HOW IT MIGHT HAVE BEEN
So make the most of this, your little day
After a summer storm, the leaves of the ash trees
washed with rain. Scent of wild thyme along the path
toward the house, large and white and rambling,
seen from a distance above tall grass.
Wind alive in late afternoon—
these are the details my mother remembered,
even years later, when she told me of the day
she drove to Austerlitz, to Steepletop—
to the home of the poet whose work she’d loved.
Edna St. Vincent Millay—
poet long gone, the house still there,
inhabited by Norma, the sister who never wrote poems,
who gave my mother an odd, distracted welcome,
and later, invited my mother to swim
in the spring-fed pool they’d built near the beds of iris,
border of pine. It’s a place where swimsuits
aren’t welcome, Norma said—
And so, my mother described yellow fields,
an early moon, partly visible, partly hidden
among branches overhead. She told me how
lights in the windows of the house lined up
like a pattern of stars. The lawn, blue at dusk.
How lucky, the way it had all worked out!
But what if I stop the story here?
What if I say it never happened?
It was someone else’s mother, someone else’s day,
not a place my mother ever saw.
Still, I’d like to think it could have been.
If this were only fact, who would need it?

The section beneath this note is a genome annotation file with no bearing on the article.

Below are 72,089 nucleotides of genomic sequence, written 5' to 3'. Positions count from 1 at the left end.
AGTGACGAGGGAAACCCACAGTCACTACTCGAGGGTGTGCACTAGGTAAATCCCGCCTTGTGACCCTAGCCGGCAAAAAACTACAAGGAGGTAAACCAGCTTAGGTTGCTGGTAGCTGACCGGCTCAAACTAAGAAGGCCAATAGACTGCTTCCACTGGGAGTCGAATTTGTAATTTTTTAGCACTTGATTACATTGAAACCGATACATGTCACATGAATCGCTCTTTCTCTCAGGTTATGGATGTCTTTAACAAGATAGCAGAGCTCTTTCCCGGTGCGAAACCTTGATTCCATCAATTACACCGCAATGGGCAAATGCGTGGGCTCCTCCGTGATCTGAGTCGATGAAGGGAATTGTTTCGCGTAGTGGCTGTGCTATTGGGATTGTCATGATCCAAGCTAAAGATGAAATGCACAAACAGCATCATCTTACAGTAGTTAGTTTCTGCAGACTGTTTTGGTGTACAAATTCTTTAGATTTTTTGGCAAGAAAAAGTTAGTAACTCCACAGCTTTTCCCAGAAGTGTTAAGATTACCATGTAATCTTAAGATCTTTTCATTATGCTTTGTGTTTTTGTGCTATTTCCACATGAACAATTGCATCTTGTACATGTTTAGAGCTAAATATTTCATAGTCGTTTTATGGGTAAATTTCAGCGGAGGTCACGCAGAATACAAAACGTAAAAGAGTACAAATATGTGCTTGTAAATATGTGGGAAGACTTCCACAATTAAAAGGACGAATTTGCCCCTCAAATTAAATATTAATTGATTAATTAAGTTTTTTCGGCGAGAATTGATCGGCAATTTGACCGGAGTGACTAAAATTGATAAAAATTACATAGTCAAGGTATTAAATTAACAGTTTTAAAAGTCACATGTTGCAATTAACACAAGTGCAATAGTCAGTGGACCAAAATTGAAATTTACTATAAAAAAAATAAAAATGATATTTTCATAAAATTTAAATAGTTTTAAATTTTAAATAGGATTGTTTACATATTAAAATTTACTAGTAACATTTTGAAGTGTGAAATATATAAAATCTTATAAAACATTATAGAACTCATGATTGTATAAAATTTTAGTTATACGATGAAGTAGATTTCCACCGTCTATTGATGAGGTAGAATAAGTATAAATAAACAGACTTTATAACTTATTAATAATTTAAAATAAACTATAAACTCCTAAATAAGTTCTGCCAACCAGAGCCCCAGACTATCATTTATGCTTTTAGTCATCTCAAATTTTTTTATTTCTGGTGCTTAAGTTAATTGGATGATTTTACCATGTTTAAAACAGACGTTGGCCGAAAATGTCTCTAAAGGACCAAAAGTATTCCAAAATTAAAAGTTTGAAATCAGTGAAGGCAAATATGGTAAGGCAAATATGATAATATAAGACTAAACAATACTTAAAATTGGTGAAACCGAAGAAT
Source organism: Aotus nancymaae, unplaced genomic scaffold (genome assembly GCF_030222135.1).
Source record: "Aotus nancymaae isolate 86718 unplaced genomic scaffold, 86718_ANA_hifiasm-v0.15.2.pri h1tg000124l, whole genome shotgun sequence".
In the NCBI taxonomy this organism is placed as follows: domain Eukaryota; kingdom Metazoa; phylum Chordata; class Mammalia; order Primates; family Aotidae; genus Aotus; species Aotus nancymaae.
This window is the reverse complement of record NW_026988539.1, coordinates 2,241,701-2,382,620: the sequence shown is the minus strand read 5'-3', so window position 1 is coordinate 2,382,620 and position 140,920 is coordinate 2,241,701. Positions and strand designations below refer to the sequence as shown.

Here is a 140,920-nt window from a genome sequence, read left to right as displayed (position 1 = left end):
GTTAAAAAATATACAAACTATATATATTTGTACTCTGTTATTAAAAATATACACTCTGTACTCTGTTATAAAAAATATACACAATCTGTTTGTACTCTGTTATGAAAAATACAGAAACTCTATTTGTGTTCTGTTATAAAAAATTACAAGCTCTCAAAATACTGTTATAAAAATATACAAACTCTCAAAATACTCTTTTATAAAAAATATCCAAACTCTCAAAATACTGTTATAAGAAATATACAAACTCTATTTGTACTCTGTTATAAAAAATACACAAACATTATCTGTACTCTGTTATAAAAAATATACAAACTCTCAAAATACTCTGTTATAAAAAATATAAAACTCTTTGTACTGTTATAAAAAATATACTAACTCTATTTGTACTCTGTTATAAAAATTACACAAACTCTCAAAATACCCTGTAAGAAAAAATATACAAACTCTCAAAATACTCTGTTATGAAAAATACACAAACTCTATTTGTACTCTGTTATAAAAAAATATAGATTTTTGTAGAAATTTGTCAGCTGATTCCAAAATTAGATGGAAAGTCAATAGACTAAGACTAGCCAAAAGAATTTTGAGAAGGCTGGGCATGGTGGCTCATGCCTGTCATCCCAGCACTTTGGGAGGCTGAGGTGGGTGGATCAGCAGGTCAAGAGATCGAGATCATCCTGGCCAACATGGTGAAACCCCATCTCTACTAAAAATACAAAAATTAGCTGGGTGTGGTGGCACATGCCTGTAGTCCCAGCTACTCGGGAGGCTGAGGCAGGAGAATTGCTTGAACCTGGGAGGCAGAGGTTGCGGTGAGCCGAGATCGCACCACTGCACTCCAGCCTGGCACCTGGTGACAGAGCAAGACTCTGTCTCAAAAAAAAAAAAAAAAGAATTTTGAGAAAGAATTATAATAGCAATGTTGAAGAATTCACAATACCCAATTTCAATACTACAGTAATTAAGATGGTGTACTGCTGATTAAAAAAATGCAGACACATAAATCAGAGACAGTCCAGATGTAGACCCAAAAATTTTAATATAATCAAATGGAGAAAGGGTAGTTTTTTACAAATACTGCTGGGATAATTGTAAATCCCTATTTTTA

I’d like to see my mother there on a last night,
not trapped in her drab room, the useless drugs,
the tumor that wouldn’t stop—
Perhaps she recites Millay as she swims:
I will not flaw perfection with my grief.
Handsome, this day: no matter who has died.
Birds are noisy as light begins to fade.
The pool dark with longing, with her leaving.
Her arms rise above the surface, her strokes,
as always, slow and beautiful—
water made warmer by the cool evening air.
Margaret Mackinnon’s work has appeared in a range of journals, including Poetry, Image, New England Review, Hayden’s Ferry Review, Quarterly West, Zone 3, South Carolina Review, Crab Orchard Review, Southern Poetry Review, and The Hampden-Sydney Poetry Review. Her first book, The Invented Child, was awarded the 2011 Gerald Cable Book Award, and was published by Silverfish Review Press in 2013. The Invented Child also won the 2014 Literary Award in Poetry given by the Library of Virginia.